Fraternal skeptics

The AMS’ revisitation of the ban on their members joining fraternities is a step forward — one that doesn’t necessarily imply that fraternities will be welcomed back at Queen’s.

The ban, instituted in 1934, hasn’t been properly re-evaluated since its inception. Currently, the AMS is seeking legal advice and looking to receive student feedback on the ban.

It’s common sense that the ban should be looked at again to make sure that all relevant questions regarding fraternities are addressed.

It’s the decision of students, at the end of the day, to decide whether they’d like to see fraternities and sororities on their campus. However, questions should be raised about how fraternities would affect our campus.

Queen’s is lauded for its strong sense of community. Students often come here to take advantage of this, participating in many initiatives on top of going to class. Fraternities, with their air of exclusivity, could detract from this already existing sense of community.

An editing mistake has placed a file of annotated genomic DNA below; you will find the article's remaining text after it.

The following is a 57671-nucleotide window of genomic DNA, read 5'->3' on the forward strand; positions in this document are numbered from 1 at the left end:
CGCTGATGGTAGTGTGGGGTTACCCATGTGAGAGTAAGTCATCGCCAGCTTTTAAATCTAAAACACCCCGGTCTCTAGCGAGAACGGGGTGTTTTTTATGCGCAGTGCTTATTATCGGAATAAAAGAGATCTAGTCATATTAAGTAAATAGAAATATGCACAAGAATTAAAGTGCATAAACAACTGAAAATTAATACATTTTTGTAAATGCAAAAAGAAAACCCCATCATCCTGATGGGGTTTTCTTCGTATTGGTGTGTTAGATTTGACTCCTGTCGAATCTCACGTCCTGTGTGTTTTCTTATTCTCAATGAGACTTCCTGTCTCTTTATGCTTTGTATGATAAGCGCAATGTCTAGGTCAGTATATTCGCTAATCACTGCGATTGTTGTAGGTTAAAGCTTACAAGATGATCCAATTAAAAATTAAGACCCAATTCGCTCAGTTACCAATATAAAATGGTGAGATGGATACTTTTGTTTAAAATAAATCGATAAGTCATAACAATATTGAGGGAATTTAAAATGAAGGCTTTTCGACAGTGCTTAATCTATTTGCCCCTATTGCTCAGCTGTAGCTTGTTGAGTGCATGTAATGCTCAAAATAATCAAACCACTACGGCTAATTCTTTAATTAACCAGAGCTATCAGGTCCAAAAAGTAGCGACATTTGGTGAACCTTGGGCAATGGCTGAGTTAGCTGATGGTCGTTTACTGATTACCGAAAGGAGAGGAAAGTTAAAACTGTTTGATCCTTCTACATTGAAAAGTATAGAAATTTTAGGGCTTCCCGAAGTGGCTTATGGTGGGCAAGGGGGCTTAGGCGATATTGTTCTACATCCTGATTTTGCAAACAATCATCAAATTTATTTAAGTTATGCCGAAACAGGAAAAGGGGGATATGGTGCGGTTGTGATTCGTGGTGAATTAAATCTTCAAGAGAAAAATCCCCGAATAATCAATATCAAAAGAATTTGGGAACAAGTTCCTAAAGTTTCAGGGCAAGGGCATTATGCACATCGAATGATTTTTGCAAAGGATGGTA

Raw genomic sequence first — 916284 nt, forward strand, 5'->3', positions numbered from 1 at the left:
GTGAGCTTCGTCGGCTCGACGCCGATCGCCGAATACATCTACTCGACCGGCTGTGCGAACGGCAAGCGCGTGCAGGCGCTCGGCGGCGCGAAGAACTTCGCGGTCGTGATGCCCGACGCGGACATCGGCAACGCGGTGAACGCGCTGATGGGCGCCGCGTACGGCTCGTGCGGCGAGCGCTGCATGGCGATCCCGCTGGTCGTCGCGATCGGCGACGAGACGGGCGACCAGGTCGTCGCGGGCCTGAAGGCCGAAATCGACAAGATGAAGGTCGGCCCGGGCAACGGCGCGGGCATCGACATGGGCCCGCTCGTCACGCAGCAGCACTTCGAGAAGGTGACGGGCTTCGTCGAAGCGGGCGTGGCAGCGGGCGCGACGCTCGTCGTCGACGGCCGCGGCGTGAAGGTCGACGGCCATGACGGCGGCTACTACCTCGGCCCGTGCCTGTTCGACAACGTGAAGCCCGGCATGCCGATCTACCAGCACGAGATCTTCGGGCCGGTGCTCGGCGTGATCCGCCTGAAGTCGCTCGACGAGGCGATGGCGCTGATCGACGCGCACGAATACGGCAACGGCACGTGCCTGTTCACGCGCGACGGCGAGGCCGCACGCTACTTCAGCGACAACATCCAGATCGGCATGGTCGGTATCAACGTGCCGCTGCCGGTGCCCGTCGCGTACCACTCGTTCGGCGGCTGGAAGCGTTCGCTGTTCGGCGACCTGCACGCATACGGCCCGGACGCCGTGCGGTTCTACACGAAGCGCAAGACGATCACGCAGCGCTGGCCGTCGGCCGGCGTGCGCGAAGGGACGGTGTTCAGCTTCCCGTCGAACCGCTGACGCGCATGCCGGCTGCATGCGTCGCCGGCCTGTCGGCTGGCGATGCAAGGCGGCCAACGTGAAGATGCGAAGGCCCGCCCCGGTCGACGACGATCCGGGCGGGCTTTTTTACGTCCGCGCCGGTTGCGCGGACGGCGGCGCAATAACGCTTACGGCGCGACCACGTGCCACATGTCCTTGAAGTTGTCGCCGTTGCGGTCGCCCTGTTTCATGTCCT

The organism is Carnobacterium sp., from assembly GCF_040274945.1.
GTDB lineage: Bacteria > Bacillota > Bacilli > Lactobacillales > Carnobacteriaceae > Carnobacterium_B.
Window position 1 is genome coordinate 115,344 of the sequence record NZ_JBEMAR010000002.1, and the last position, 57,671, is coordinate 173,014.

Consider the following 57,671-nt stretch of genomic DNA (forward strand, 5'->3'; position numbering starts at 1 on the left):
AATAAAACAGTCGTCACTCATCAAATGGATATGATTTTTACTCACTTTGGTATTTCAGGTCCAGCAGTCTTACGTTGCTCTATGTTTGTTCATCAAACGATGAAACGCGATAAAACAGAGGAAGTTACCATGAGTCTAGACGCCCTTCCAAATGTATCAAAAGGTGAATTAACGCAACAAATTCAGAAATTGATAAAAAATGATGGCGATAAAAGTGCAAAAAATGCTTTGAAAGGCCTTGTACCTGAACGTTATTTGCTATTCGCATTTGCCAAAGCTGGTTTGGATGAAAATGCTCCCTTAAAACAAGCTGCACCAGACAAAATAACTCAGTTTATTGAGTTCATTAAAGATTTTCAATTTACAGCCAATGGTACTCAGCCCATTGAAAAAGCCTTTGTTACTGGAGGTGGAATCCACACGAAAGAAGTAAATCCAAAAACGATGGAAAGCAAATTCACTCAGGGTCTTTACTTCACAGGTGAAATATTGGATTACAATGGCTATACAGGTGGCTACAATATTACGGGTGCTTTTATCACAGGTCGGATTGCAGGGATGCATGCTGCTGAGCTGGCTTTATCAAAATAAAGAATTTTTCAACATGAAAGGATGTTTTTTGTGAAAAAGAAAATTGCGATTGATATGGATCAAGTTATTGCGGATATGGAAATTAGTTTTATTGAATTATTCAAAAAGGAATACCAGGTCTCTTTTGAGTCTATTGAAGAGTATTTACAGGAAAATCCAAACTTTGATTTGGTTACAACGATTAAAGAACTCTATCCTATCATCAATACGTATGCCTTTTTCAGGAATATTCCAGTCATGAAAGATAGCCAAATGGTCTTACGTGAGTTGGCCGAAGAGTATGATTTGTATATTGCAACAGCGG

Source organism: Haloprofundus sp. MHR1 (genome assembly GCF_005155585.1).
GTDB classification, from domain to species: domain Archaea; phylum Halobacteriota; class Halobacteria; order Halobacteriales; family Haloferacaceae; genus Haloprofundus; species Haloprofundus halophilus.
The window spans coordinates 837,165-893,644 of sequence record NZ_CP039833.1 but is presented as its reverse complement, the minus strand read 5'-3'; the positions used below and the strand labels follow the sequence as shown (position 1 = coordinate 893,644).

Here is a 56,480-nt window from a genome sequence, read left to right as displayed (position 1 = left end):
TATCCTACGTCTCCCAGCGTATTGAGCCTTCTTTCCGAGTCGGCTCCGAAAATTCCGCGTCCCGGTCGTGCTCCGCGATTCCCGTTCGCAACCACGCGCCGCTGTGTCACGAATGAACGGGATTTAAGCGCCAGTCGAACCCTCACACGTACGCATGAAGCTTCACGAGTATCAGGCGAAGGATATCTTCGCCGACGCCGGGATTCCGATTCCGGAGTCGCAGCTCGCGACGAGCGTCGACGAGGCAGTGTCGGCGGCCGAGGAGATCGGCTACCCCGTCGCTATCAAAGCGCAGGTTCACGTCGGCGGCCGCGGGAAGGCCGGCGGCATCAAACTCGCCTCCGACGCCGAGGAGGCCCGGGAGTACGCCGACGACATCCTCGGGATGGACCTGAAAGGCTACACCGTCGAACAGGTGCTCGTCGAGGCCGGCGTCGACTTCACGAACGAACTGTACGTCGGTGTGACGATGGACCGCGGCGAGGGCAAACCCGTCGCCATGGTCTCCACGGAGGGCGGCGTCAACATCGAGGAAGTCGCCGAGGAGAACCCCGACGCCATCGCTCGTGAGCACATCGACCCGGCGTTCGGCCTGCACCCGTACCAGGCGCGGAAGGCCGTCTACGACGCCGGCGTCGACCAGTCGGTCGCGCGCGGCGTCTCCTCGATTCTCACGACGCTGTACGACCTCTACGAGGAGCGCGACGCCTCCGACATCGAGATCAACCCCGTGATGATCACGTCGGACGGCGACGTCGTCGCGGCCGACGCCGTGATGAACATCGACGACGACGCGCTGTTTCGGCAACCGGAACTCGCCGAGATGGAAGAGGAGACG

While being a member of a club on campus is typically based on equal opportunity and merit, being a member of a fraternity can often be based on far more arbitrary qualities.

If AMS members were allowed to join fraternities, this doesn’t necessarily mean that Queen’s would turn into the stereotypical rowdy college campus.

Steps can be taken to make sure that the negative qualities many fraternities are associated with won’t manifest themselves.

If the ban were to be lifted, the AMS would ultimately have to help institute a series of concrete rules and sanctions that all would have to abide by.

The re-evaluation of the ban is the right step. However, students should consider the potential repercussions that a lift of this ban could lead to when giving their feedback. — Journal Editorial Board

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